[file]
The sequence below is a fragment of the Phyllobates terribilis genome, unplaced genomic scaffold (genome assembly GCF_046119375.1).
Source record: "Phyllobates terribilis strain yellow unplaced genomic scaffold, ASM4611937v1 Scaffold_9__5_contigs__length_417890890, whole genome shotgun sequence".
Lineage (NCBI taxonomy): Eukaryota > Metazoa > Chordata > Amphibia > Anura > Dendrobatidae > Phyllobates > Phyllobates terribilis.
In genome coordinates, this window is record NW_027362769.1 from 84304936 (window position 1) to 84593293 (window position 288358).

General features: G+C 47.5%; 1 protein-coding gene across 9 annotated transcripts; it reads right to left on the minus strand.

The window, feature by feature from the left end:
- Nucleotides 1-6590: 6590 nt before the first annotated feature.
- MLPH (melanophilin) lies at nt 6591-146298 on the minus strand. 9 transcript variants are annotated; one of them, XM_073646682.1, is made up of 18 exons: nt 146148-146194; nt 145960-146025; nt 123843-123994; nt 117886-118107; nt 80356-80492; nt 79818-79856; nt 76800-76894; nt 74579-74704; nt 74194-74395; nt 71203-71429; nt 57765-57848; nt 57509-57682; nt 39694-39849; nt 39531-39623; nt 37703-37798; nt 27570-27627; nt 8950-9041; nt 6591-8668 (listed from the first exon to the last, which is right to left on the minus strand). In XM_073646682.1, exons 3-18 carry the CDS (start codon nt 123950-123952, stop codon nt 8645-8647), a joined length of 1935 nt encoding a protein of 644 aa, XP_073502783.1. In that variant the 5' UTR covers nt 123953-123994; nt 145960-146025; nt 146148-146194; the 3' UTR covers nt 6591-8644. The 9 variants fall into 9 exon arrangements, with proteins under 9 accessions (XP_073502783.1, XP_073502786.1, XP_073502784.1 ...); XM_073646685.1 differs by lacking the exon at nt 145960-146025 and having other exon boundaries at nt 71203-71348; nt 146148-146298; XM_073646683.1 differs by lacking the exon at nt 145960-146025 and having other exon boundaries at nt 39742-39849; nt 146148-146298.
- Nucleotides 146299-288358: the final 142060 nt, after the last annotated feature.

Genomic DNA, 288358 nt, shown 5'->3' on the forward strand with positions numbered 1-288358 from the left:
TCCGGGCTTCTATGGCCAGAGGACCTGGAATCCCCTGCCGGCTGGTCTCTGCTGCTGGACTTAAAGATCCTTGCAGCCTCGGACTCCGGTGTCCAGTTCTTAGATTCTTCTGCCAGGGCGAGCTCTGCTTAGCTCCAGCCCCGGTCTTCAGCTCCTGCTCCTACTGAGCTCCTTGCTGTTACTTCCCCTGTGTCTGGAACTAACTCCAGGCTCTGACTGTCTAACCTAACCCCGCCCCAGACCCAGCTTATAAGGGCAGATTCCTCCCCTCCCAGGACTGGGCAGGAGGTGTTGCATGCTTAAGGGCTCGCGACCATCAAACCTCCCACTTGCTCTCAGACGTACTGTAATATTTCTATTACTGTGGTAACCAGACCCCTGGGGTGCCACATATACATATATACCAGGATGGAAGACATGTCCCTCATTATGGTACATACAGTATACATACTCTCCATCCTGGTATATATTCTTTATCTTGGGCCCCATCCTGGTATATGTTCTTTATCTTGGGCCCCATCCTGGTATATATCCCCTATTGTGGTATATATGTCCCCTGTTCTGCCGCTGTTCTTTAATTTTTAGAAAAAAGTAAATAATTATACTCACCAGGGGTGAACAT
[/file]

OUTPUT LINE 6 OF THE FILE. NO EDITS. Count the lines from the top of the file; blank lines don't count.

The window, feature by feature from the left end: